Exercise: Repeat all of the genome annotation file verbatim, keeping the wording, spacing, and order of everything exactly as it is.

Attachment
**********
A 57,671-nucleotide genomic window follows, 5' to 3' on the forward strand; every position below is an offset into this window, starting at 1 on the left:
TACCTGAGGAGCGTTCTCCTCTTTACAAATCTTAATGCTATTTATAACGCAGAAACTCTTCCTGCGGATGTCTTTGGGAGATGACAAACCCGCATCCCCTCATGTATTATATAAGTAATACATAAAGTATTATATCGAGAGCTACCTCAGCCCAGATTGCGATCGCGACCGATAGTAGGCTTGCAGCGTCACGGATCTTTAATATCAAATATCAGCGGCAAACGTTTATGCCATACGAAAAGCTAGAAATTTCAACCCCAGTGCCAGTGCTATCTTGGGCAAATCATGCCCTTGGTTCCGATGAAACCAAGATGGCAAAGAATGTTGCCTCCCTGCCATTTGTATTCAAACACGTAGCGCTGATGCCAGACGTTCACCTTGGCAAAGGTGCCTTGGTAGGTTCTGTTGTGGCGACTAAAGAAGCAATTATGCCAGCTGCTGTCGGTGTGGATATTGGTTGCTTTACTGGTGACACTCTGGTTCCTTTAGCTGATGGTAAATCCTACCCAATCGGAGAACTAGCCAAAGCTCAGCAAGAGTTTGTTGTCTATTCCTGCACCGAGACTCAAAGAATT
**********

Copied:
A 57,671-nucleotide genomic window follows, 5' to 3' on the forward strand; every position below is an offset into this window, starting at 1 on the left:
TACCTGAGGAGCGTTCTCCTCTTTACAAATCTTAATGCTATTTATAACGCAGAAACTCTTCCTGCGGATGTCTTTGGGAGATGACAAACCCGCATCCCCTCATGTATTATATAAGTAATACATAAAGTATTATATCGAGAGCTACCTCAGCCCAGATTGCGATCGCGACCGATAGTAGGCTTGCAGCGTCACGGATCTTTAATATCAAATATCAGCGGCAAACGTTTATGCCATACGAAAAGCTAGAAATTTCAACCCCAGTGCCAGTGCTATCTTGGGCAAATCATGCCCTTGGTTCCGATGAAACCAAGATGGCAAAGAATGTTGCCTCCCTGCCATTTGTATTCAAACACGTAGCGCTGATGCCAGACGTTCACCTTGGCAAAGGTGCCTTGGTAGGTTCTGTTGTGGCGACTAAAGAAGCAATTATGCCAGCTGCTGTCGGTGTGGATATTGGTTGCTTTACTGGTGACACTCTGGTTCCTTTAGCTGATGGTAAATCCTACCCAATCGGAGAACTAGCCAAAGCTCAGCAAGAGTTTGTTGTCTATTCCTGCACCGAGACTCAAAGAATT